European Commission President Jean-Claude Juncker will meet President Donald Trump in Washington next week to explore the possibility of starting negotiations on reducing car tariffs for several key trade partners, according to two people with knowledge of the plans.
Juncker will likely signal the EU’s willingness to consider a deal that cuts levies on cars and car parts among all the major automobile-exporting countries, said one of the officials, who asked not to be identified because preparations for the meeting are ongoing. Such a deal, which would have the potential to upend the auto industry, would take time to complete and officials said they aren’t optimistic Trump would accept it.
The EU is seeking to head off a U.S. probe into whether imports of cars and car parts damage national security, which could culminate in a Trump proposal to impose a 20 percent tariff on autos. Washington has already hit the EU with duties on its steel and aluminum exports using the same national-security justification. Juncker is seeking to tamp down the brewing conflict a month after the 28-nation bloc imposed levies on 2.8 billion euros ($3.3 billion) of American imports due to the metal tariffs.
“President Juncker and President Trump will focus on improving trans-Atlantic trade and forging a stronger economic partnership,” the European Commission said in a statement Tuesday announcing the July 25 meeting. White House Economic Adviser Larry Kudlow highlighted Juncker’s trip, saying on Wednesday that the commission president “is bringing a very important free-trade offer.”
Volkswagen shares gained as much as 2.7 percent and were up 2.4 percent to 147.52 euros at 5:25 p.m. in Frankfurt. BMW traded 1 percent higher and Daimler was up 1.1 percent. The Stoxx 600 Automobiles & Parts Index rose 1.1 percent.
“Generally speaking, we support the reduction of tariffs and other trade barriers when they’re mutually applied and in line with WTO rules,” Sandra Courant, a spokeswoman at German auto lobby group VDA, said on Wednesday, declining to comment on next week’s meeting. “We welcome talks and the end to a further escalation.”
EU member states are divided on the next course of action, according to the other official. Germany, which shipped 640,000 cars to the U.S. last year, is eager to negotiate a solution with President Trump while French officials consider the new auto tariffs a foregone conclusion.
While some member states, including France, resist such a sweeping global deal on cars, there’s no other legally possible concession the bloc can offer to appease Trump, according to one of the officials. Even as Juncker won’t have a mandate to make a binding offer to Trump; he will float this option as this is the solution that the EU’s executive arm considers to be realistic, the official said.
German Chancellor Angela Merkel said in a July 5 speech that the EU could reduce car tariffs as part of a broad free-trade agreement, which would have to include about 90 percent of commerce between the two regions. Alternately, the EU and U.S. could lower duties, which would be offered to all other WTO partners, she said.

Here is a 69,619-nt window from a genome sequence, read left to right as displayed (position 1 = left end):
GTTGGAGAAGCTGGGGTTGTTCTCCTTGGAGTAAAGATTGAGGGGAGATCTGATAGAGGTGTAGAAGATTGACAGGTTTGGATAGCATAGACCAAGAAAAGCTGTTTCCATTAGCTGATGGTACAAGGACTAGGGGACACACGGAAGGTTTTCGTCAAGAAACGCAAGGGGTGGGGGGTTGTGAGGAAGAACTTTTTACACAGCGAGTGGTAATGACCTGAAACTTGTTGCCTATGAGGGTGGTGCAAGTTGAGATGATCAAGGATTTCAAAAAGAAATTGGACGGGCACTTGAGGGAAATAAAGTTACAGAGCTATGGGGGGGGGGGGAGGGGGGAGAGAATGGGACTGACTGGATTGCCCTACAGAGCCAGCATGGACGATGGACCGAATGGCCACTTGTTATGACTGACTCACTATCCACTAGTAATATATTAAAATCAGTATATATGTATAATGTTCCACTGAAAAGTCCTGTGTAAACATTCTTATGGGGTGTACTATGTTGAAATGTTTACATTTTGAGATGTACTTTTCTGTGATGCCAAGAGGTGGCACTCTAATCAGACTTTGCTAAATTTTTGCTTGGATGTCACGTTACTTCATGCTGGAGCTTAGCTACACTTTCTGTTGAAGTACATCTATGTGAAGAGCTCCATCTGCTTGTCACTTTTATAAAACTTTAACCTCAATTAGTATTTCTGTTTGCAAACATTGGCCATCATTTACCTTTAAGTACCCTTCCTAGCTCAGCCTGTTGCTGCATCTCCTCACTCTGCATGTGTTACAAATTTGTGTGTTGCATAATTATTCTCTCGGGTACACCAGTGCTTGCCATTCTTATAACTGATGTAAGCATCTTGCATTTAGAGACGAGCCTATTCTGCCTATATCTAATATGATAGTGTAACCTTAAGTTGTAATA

Juncker’s visit comes after Trump singled out the bloc as a “foe” of the U.S, in comments highlighting the increasing strain in trans-Atlantic ties. Since Trump’s election, the pillars of the West have parted ways in many key areas of policy, including the Paris agreement on climate change, the Iran nuclear accord, and the Middle East peace process.
Even as the EU’s executive arm has angered Washington by imposing levies on iconic American brands such as Harley Davidson and Levi’s jeans, its flamboyant head has refrained from personal attacks on the U.S. president, thus keeping channels of communication open. In contrast, EU Council President Donald Tusk, who chairs the meetings of the bloc’s leaders, has been among the harshest critics of Trump.
“America and the EU are best friends,” Tusk said last week. “Whoever says we are foes is spreading fake news.”
The EU isn’t allowed under global rules to reduce its 10 percent tariff on American cars unless it either does so for WTO members as a whole or reaches a bilateral accord with the U.S. that covers “substantially all” two-way trade. A plurilateral deal modeled after the Information Technology Agreement, which abolished tariffs on some IT products traded between its signatories, is allowed under WTO rules.
Plurilateral accords involve a group of like-minded countries that are typically limited to specific sectors of goods or services. The WTO permits these types of negotiations as long as the benefits are provided to all WTO members on a most-favored nation basis. It is faster and less burdensome to negotiate these accords rather than multilateral deals because they don’t require the approval of all 164 WTO members.
Earlier, when the EU unsuccessfully sought a permanent waiver from Trump’s metals tariffs imposed in March, the bloc said it was willing to start negotiations with the U.S. on a relatively narrow trade deal focused on eliminating tariffs on industrial goods, including cars. That offer went nowhere, according to European officials.